Defense Secretary Lloyd J. Austin III outlined Dec. 4 the vital importance of U.S. defense investment keeping pace with that of China before issuing a statement warning that such competition would suffer “irreparable” damage if Congress opts for a yearlong continuing resolution, a real possibility being discussed by lawmakers after a second short-term fix that funds the government until mid-February.
“Some have even suggested a CR could last an entire year,” Austin said in a statement released by the Pentagon on Dec. 6.
The Secretary warned that such a continuation of current fiscal year 2021 funding would be an “unprecedented move that would cause enormous, if not irreparable, damage for a wide range of bipartisan priorities—from defense readiness and modernization, to research and development, to public health.”
Austin highlighted how a yearlong CR would stymie innovation priorities in cyber, artificial intelligence, and hypersonics.
In keynote remarks at the Reagan National Defense Forum on Dec. 4, Austin said China was uninhibited in its own defense investments and pursuits.
“China is pouring state funds into key sectors,” he said. “The PLA is rapidly improving many of its capabilities, including strike, air, missile-defense, and anti-submarine measures. And it’s increasingly focused on integrating its information, cyber, and space operations.”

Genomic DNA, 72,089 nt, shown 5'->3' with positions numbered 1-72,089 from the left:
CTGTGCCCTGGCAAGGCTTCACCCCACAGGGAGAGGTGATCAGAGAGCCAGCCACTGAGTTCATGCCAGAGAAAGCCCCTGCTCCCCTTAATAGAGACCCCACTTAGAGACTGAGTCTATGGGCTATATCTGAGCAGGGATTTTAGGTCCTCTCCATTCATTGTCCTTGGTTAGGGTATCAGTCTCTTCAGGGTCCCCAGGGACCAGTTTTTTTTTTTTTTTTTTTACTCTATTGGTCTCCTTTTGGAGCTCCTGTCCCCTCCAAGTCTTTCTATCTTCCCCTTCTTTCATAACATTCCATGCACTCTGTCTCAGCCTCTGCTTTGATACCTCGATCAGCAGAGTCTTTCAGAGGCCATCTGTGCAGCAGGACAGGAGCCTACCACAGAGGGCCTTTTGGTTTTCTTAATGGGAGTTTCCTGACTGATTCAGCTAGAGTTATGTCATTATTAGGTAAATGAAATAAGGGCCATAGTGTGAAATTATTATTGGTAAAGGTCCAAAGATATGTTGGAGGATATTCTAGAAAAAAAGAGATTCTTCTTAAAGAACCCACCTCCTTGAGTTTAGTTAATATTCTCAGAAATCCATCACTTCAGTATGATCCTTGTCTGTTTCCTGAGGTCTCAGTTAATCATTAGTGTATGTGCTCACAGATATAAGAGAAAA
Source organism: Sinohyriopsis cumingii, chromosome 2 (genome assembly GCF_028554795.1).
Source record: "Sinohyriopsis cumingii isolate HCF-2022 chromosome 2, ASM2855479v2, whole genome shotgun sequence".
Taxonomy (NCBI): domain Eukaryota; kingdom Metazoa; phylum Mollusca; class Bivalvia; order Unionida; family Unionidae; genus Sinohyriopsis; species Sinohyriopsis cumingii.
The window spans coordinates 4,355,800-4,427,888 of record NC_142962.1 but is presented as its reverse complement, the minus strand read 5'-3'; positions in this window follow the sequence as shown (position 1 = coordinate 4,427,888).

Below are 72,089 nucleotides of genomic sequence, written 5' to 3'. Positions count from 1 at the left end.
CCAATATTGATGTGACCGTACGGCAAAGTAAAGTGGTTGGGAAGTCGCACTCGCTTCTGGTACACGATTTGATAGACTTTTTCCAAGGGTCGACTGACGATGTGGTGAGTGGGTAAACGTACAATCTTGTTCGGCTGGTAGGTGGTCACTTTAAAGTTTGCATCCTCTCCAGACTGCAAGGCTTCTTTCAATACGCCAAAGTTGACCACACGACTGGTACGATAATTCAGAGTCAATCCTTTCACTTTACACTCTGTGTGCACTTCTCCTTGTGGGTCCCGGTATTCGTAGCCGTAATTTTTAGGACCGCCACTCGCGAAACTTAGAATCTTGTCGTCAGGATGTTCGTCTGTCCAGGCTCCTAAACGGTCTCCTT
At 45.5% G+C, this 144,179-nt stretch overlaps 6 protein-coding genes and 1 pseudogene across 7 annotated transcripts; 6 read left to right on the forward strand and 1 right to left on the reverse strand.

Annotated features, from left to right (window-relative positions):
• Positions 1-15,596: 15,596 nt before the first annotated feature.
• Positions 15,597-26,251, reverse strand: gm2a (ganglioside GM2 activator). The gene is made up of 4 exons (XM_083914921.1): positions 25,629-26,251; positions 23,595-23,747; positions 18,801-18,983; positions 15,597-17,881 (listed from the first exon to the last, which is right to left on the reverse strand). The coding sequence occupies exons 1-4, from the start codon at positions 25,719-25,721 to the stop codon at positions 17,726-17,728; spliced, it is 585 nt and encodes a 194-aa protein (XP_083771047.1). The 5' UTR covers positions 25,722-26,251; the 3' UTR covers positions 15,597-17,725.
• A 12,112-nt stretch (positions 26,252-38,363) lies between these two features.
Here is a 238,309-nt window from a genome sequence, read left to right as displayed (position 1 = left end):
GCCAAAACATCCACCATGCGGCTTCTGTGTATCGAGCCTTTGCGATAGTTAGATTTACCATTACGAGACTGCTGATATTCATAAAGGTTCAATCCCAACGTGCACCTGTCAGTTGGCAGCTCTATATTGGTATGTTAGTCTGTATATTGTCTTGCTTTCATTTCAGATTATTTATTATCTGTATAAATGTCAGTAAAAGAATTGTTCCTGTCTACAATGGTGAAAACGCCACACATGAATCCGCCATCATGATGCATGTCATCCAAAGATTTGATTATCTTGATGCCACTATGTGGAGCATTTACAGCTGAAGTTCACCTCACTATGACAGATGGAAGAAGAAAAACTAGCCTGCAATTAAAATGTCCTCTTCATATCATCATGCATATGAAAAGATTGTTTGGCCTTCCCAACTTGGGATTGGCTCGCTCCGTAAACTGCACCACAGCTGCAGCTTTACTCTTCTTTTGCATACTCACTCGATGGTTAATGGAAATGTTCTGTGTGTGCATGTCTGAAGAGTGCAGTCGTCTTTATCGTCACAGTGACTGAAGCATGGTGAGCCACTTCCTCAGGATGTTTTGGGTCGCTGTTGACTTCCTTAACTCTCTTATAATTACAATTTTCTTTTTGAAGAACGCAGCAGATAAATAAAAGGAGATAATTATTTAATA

President Joe Biden’s proposed defense budget includes the largest-ever investment in research and development, some $112 billion for fiscal year 2022.
Austin said that includes work on stealthy and unmanned platforms as well as improved resiliency under sea, in space, and in cyberspace. Investments such as the Pacific Deterrence Initiative, slated for $5.1 billion, would invest in 100 military construction projects, some with partners and allies in the Indo-Pacific region to improve base access and ramp up joint exercises.
But no new investments will happen with a yearlong CR.
“Not being able to start those initiatives will definitely have an impact,” Pentagon Press Secretary John F. Kirby said during a Dec. 6 briefing in response to a question from Air Force Magazine.
Kirby referred to Austin’s comments at the Reagan forum in explaining how planned DOD investments are specifically targeted to counter “the kinds of threats that could emanate from places like Russia and China.”
“I understand the interest in hypersonics, but it goes beyond that,” he said. “When you can’t start new programs, when … you don’t have that money to spend on that sort of investment, it absolutely will affect your capabilities going forward.”